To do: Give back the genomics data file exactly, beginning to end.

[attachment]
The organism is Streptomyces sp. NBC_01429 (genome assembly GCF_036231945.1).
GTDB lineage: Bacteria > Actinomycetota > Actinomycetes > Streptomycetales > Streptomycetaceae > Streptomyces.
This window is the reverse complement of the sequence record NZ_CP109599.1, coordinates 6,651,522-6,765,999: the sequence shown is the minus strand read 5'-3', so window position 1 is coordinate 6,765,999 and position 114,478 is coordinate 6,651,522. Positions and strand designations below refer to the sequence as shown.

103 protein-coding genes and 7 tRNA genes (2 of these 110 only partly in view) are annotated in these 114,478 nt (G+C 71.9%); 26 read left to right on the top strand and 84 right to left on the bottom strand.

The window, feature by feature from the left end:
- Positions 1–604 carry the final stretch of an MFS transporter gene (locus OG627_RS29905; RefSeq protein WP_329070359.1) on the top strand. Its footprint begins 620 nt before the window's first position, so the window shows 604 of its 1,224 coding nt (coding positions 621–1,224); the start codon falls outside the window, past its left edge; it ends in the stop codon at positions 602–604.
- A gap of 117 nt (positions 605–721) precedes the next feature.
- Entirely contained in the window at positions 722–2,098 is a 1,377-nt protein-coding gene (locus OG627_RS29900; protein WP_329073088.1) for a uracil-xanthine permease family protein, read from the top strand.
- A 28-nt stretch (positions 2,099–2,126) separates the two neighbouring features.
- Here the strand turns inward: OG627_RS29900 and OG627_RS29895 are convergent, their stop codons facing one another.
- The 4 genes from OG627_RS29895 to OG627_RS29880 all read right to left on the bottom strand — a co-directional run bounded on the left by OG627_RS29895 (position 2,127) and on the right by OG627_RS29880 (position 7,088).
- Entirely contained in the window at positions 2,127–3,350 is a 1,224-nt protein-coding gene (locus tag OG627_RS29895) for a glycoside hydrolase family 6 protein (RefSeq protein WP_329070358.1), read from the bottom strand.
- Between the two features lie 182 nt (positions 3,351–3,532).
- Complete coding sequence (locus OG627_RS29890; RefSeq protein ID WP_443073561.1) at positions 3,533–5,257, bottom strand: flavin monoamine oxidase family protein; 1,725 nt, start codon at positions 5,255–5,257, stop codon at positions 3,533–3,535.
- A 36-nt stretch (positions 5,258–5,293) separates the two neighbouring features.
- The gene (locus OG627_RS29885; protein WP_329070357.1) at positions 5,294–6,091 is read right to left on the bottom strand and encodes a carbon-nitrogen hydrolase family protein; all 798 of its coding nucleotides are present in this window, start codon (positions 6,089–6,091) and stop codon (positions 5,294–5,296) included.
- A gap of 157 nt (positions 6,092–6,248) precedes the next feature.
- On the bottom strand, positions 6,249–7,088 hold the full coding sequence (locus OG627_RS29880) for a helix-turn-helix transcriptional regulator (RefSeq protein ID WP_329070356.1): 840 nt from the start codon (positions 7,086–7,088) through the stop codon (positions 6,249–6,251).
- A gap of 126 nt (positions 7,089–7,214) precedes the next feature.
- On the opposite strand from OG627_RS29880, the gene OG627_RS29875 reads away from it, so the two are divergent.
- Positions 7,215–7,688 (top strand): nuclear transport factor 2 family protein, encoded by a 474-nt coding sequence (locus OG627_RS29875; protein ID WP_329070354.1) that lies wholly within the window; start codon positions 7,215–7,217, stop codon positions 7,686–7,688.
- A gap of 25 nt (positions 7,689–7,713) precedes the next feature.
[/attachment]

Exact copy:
The organism is Streptomyces sp. NBC_01429 (genome assembly GCF_036231945.1).
GTDB lineage: Bacteria > Actinomycetota > Actinomycetes > Streptomycetales > Streptomycetaceae > Streptomyces.
This window is the reverse complement of the sequence record NZ_CP109599.1, coordinates 6,651,522-6,765,999: the sequence shown is the minus strand read 5'-3', so window position 1 is coordinate 6,765,999 and position 114,478 is coordinate 6,651,522. Positions and strand designations below refer to the sequence as shown.

103 protein-coding genes and 7 tRNA genes (2 of these 110 only partly in view) are annotated in these 114,478 nt (G+C 71.9%); 26 read left to right on the top strand and 84 right to left on the bottom strand.

The window, feature by feature from the left end:
- Positions 1–604 carry the final stretch of an MFS transporter gene (locus OG627_RS29905; RefSeq protein WP_329070359.1) on the top strand. Its footprint begins 620 nt before the window's first position, so the window shows 604 of its 1,224 coding nt (coding positions 621–1,224); the start codon falls outside the window, past its left edge; it ends in the stop codon at positions 602–604.
- A gap of 117 nt (positions 605–721) precedes the next feature.
- Entirely contained in the window at positions 722–2,098 is a 1,377-nt protein-coding gene (locus OG627_RS29900; protein WP_329073088.1) for a uracil-xanthine permease family protein, read from the top strand.
- A 28-nt stretch (positions 2,099–2,126) separates the two neighbouring features.
- Here the strand turns inward: OG627_RS29900 and OG627_RS29895 are convergent, their stop codons facing one another.
- The 4 genes from OG627_RS29895 to OG627_RS29880 all read right to left on the bottom strand — a co-directional run bounded on the left by OG627_RS29895 (position 2,127) and on the right by OG627_RS29880 (position 7,088).
- Entirely contained in the window at positions 2,127–3,350 is a 1,224-nt protein-coding gene (locus tag OG627_RS29895) for a glycoside hydrolase family 6 protein (RefSeq protein WP_329070358.1), read from the bottom strand.
- Between the two features lie 182 nt (positions 3,351–3,532).
- Complete coding sequence (locus OG627_RS29890; RefSeq protein ID WP_443073561.1) at positions 3,533–5,257, bottom strand: flavin monoamine oxidase family protein; 1,725 nt, start codon at positions 5,255–5,257, stop codon at positions 3,533–3,535.
- A 36-nt stretch (positions 5,258–5,293) separates the two neighbouring features.
- The gene (locus OG627_RS29885; protein WP_329070357.1) at positions 5,294–6,091 is read right to left on the bottom strand and encodes a carbon-nitrogen hydrolase family protein; all 798 of its coding nucleotides are present in this window, start codon (positions 6,089–6,091) and stop codon (positions 5,294–5,296) included.
- A gap of 157 nt (positions 6,092–6,248) precedes the next feature.
- On the bottom strand, positions 6,249–7,088 hold the full coding sequence (locus OG627_RS29880) for a helix-turn-helix transcriptional regulator (RefSeq protein ID WP_329070356.1): 840 nt from the start codon (positions 7,086–7,088) through the stop codon (positions 6,249–6,251).
- A gap of 126 nt (positions 7,089–7,214) precedes the next feature.
- On the opposite strand from OG627_RS29880, the gene OG627_RS29875 reads away from it, so the two are divergent.
- Positions 7,215–7,688 (top strand): nuclear transport factor 2 family protein, encoded by a 474-nt coding sequence (locus OG627_RS29875; protein ID WP_329070354.1) that lies wholly within the window; start codon positions 7,215–7,217, stop codon positions 7,686–7,688.
- A gap of 25 nt (positions 7,689–7,713) precedes the next feature.